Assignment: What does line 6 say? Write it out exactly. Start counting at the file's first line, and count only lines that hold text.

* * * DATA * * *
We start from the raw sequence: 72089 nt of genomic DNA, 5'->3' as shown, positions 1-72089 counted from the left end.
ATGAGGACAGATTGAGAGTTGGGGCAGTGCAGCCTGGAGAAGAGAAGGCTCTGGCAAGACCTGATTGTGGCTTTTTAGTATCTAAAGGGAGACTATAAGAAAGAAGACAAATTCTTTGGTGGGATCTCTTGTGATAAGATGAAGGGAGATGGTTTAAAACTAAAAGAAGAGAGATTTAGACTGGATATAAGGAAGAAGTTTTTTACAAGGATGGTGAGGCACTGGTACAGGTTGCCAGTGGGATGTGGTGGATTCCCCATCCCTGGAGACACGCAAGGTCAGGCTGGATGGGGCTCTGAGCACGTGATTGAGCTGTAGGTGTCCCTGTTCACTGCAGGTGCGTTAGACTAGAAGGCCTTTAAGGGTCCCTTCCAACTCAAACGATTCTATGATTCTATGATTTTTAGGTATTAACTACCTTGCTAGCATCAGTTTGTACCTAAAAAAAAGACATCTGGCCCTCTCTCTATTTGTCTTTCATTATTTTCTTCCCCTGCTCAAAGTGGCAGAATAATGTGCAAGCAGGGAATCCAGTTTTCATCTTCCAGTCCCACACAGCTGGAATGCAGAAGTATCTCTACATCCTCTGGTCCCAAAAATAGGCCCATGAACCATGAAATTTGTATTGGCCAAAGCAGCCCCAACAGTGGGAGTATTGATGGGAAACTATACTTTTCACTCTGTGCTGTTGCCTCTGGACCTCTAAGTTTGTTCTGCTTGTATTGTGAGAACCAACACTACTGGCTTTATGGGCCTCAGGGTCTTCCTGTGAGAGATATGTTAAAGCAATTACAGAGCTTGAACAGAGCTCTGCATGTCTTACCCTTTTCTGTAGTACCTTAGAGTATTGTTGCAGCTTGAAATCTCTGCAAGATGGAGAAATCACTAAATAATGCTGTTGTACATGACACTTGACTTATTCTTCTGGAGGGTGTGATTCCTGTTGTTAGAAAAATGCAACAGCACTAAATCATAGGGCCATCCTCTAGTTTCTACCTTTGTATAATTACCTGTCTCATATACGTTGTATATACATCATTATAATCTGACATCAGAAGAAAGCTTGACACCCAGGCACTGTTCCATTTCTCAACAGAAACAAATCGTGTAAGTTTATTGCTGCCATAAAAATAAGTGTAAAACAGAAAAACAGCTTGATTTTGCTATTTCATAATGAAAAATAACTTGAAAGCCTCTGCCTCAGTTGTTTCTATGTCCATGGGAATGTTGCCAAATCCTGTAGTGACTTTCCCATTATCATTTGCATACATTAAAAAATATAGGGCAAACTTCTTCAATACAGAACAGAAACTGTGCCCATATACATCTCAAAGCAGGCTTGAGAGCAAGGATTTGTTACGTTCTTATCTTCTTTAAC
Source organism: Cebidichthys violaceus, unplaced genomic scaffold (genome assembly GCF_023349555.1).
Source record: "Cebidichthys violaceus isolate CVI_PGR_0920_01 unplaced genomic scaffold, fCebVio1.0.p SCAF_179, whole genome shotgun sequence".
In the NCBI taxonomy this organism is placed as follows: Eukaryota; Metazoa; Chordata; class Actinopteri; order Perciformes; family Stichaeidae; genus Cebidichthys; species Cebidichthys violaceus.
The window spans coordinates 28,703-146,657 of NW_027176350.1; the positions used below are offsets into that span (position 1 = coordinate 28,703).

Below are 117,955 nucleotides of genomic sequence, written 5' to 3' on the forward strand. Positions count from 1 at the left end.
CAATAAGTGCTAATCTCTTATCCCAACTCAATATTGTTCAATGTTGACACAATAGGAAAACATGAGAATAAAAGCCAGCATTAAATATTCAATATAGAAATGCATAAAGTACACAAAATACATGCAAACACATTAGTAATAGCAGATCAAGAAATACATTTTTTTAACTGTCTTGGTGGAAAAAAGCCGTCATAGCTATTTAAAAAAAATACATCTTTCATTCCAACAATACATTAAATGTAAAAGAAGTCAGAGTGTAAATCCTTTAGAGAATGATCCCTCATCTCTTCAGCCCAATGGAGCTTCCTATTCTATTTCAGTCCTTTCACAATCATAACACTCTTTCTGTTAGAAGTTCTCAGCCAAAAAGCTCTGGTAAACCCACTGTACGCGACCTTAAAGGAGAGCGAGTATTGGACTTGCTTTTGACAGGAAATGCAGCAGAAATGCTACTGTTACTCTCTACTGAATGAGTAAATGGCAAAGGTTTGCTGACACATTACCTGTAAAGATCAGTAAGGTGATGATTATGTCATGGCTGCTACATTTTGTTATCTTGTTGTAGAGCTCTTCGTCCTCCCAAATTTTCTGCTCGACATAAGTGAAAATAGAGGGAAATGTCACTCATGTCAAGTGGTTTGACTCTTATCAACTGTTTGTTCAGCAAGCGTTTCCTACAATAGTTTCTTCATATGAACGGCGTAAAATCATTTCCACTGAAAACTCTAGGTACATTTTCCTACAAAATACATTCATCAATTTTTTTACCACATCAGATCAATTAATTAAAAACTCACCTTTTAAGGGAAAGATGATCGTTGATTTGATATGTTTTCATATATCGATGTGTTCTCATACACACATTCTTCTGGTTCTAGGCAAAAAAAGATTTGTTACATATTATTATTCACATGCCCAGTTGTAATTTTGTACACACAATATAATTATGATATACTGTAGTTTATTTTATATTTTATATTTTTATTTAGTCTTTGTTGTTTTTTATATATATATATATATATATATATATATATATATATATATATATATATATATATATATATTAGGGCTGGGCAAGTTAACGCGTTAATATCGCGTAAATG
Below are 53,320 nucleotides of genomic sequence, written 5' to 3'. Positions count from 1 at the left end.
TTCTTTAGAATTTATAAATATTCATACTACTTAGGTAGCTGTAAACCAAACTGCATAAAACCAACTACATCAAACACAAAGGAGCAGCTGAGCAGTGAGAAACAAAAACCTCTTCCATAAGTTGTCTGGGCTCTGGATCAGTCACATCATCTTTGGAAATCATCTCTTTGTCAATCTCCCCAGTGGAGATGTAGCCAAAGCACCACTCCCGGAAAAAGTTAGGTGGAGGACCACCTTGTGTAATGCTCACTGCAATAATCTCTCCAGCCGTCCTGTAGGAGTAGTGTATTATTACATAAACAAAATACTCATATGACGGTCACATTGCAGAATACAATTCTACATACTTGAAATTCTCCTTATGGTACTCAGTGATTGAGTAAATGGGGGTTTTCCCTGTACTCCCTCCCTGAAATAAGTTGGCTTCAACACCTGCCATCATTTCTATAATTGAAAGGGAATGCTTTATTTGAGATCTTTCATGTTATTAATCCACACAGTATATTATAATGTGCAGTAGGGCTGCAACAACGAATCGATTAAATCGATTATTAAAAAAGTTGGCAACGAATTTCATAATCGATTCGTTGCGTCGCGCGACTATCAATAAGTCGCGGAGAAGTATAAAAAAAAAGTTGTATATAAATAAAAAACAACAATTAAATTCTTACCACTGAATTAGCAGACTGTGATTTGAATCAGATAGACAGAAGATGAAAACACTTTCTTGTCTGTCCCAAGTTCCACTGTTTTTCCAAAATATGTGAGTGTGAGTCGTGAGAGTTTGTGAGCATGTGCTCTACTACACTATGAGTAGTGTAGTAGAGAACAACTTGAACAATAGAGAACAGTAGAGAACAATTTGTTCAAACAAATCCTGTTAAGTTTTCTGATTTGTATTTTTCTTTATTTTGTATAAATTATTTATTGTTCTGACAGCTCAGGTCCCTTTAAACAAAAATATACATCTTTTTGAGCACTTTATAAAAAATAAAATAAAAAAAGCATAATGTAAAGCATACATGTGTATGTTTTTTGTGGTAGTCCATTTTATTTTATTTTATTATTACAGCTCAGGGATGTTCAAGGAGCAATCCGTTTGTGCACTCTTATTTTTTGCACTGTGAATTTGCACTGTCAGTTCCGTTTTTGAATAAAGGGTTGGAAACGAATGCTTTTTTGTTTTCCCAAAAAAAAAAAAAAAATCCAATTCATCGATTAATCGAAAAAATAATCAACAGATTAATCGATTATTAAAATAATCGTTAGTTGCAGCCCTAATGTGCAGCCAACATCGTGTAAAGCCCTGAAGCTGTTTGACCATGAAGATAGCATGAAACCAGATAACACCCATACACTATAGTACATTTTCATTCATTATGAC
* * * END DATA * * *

The window spans coordinates 28,703-146,657 of NW_027176350.1; the positions used below are offsets into that span (position 1 = coordinate 28,703).